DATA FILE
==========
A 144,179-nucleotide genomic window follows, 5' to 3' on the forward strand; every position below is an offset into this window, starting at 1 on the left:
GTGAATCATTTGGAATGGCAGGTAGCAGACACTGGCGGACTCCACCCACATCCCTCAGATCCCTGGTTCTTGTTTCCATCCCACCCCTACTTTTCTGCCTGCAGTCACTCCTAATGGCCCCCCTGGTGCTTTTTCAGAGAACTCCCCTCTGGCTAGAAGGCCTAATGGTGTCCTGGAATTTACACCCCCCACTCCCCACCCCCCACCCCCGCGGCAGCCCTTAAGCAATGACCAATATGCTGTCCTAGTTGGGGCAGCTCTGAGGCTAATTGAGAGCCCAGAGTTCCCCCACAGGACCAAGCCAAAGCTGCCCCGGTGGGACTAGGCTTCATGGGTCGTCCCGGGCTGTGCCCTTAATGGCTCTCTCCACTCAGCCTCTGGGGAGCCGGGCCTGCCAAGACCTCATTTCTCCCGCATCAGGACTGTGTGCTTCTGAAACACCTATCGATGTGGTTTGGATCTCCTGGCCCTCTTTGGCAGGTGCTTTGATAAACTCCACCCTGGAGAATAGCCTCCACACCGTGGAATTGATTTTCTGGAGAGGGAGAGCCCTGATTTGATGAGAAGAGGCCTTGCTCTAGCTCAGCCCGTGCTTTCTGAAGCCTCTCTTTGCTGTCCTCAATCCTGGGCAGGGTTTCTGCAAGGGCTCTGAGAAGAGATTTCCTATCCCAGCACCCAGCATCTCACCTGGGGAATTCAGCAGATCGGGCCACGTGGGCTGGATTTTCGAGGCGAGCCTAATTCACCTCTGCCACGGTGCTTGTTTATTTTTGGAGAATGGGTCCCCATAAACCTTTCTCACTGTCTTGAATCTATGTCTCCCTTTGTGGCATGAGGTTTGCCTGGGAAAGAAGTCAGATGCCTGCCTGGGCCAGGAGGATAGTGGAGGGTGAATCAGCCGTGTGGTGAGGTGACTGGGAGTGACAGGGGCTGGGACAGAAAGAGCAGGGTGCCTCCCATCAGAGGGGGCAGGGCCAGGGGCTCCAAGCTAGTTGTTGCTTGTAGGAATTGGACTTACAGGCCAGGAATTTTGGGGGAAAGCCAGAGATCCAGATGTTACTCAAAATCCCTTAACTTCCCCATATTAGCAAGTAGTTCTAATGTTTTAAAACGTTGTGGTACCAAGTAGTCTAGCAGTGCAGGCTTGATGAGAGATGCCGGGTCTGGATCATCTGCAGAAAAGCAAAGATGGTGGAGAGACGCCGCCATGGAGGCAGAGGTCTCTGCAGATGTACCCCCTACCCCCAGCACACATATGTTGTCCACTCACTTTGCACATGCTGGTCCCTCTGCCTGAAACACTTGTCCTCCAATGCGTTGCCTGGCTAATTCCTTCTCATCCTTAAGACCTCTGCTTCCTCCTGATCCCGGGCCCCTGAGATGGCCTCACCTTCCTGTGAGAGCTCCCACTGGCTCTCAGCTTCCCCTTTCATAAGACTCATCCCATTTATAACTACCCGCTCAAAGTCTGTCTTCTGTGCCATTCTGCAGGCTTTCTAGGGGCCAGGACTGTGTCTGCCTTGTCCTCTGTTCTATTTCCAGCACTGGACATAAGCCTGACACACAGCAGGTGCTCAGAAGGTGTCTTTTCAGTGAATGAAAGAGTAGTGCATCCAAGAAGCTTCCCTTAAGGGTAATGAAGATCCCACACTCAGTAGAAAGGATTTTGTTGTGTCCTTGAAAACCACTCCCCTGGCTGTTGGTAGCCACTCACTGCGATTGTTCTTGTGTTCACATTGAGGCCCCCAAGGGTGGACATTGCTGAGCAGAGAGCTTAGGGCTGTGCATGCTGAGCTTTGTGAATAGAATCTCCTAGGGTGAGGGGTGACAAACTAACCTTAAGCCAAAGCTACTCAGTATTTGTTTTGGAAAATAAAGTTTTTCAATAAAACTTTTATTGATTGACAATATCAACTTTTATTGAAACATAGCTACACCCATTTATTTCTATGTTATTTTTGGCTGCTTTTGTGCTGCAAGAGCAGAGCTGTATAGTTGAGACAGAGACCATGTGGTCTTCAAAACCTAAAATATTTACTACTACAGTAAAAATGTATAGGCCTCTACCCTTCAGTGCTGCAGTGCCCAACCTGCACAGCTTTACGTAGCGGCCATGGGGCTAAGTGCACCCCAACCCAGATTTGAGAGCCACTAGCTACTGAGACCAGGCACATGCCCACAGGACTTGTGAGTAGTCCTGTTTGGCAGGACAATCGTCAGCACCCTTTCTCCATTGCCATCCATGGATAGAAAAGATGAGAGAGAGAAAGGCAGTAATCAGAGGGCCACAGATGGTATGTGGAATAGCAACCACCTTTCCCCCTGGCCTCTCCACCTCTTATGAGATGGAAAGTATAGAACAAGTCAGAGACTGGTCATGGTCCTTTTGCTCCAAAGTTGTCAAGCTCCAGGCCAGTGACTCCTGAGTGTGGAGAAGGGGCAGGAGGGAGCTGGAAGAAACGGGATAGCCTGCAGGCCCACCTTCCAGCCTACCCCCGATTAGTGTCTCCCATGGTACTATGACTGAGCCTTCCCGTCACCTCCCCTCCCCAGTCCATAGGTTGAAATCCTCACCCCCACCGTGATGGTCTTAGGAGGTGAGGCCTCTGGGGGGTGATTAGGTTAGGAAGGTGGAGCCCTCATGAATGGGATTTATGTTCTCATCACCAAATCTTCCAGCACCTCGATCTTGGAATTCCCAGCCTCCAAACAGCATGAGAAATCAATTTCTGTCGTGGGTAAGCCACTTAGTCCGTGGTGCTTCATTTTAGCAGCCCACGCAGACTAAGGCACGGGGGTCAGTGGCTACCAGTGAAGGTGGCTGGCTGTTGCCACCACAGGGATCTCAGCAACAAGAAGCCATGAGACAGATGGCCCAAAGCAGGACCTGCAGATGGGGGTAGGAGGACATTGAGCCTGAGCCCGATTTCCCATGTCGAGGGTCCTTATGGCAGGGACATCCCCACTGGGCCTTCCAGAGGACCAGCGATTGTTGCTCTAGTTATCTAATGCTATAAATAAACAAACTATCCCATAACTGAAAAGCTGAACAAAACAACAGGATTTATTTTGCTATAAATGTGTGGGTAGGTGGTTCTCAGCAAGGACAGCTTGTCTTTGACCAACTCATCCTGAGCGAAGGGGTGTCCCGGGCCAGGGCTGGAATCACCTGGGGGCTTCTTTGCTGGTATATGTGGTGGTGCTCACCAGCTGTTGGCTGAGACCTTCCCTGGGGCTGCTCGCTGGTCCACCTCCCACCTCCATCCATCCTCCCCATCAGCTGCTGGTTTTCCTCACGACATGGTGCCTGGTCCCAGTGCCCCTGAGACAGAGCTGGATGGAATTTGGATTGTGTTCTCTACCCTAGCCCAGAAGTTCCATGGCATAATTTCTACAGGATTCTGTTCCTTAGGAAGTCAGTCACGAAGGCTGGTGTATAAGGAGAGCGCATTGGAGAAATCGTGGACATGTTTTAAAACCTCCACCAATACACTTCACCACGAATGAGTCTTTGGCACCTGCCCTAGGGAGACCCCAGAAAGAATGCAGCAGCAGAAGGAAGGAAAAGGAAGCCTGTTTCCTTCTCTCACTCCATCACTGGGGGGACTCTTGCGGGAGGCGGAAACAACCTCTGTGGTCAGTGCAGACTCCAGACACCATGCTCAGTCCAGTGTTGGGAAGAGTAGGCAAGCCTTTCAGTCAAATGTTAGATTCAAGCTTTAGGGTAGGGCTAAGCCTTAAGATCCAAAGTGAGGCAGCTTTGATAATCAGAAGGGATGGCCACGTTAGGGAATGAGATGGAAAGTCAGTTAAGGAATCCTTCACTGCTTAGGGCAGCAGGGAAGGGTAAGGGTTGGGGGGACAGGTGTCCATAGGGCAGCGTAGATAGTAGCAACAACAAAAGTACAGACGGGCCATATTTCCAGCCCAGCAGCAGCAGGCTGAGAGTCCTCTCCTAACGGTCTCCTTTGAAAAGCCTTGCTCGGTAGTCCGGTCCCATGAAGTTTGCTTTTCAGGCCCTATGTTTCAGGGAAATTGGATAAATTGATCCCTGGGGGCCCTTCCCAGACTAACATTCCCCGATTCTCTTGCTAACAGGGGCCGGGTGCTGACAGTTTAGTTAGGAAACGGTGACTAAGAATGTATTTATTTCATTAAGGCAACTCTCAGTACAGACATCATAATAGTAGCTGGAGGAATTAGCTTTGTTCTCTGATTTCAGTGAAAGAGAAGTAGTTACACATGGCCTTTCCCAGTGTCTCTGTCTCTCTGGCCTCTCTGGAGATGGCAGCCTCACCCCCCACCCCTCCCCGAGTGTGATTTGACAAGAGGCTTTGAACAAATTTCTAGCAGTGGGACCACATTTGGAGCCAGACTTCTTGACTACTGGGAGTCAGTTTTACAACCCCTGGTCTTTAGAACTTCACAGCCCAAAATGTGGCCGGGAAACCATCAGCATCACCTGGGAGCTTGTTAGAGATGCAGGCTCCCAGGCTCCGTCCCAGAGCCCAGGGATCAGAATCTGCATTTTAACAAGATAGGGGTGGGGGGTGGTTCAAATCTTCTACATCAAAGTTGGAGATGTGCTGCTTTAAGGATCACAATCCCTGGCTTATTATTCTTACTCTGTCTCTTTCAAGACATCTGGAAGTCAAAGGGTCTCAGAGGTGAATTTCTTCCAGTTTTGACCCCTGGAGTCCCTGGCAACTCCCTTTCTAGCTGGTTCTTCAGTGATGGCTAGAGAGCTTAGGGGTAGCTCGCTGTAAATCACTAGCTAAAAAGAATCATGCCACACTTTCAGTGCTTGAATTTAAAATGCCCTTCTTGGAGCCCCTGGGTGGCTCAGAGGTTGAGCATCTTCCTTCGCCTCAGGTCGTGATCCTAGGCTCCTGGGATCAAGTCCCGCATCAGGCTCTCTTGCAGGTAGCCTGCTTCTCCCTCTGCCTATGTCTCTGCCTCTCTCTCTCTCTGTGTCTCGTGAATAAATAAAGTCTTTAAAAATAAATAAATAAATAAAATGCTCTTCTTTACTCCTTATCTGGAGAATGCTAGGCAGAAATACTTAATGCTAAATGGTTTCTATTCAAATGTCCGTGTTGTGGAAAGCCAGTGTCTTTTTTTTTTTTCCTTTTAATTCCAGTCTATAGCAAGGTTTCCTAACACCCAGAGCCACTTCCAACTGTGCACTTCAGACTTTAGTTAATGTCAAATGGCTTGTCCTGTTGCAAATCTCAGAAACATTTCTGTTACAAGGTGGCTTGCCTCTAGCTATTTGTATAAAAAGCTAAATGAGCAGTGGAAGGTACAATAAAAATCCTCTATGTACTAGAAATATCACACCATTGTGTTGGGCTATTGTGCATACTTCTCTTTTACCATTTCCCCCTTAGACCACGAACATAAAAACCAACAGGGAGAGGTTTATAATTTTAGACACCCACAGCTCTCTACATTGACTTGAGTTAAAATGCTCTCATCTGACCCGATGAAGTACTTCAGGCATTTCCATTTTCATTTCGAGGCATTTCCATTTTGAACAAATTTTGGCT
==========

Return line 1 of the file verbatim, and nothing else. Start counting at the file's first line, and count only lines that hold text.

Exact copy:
A 144,179-nucleotide genomic window follows, 5' to 3' on the forward strand; every position below is an offset into this window, starting at 1 on the left: